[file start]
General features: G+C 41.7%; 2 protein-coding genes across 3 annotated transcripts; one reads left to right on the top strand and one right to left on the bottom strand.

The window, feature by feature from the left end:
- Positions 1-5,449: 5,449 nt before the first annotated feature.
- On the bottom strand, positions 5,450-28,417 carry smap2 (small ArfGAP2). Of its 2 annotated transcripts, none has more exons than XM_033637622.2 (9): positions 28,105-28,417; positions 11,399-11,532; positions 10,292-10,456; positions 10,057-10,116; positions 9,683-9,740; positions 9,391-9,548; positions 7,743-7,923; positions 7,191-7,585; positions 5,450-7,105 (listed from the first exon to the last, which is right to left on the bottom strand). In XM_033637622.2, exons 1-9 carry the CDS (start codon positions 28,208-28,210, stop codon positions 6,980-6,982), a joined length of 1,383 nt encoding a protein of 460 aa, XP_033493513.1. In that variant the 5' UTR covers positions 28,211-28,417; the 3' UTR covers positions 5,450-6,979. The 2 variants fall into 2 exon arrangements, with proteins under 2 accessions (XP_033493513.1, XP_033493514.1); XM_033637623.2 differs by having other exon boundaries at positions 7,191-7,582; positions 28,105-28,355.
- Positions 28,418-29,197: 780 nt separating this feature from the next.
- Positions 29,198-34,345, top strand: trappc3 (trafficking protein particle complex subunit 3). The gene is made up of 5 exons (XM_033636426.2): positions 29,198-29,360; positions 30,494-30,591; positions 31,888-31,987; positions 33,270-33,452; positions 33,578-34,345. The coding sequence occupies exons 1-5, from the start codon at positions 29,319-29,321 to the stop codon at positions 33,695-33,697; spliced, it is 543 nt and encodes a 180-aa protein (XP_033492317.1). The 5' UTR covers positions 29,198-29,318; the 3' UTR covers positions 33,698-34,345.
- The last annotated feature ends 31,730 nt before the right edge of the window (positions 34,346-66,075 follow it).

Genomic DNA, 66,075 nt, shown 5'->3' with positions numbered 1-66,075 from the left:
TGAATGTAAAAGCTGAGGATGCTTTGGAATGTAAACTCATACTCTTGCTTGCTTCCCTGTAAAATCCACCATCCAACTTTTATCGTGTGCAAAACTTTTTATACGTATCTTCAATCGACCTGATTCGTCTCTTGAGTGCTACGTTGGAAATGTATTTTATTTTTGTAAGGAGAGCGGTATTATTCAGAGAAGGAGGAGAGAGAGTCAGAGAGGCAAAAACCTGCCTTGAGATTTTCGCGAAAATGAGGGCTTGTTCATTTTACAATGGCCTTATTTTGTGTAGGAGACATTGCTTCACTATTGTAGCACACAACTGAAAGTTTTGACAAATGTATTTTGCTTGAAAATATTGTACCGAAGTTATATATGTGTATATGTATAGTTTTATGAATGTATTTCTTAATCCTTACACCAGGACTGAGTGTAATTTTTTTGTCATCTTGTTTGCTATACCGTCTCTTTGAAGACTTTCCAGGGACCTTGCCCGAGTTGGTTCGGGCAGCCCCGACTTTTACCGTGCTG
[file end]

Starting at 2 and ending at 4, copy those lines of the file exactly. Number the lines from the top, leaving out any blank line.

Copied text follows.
The window, feature by feature from the left end:
- Positions 1-5,449: 5,449 nt before the first annotated feature.
- On the bottom strand, positions 5,450-28,417 carry smap2 (small ArfGAP2). Of its 2 annotated transcripts, none has more exons than XM_033637622.2 (9): positions 28,105-28,417; positions 11,399-11,532; positions 10,292-10,456; positions 10,057-10,116; positions 9,683-9,740; positions 9,391-9,548; positions 7,743-7,923; positions 7,191-7,585; positions 5,450-7,105 (listed from the first exon to the last, which is right to left on the bottom strand). In XM_033637622.2, exons 1-9 carry the CDS (start codon positions 28,208-28,210, stop codon positions 6,980-6,982), a joined length of 1,383 nt encoding a protein of 460 aa, XP_033493513.1. In that variant the 5' UTR covers positions 28,211-28,417; the 3' UTR covers positions 5,450-6,979. The 2 variants fall into 2 exon arrangements, with proteins under 2 accessions (XP_033493513.1, XP_033493514.1); XM_033637623.2 differs by having other exon boundaries at positions 7,191-7,582; positions 28,105-28,355.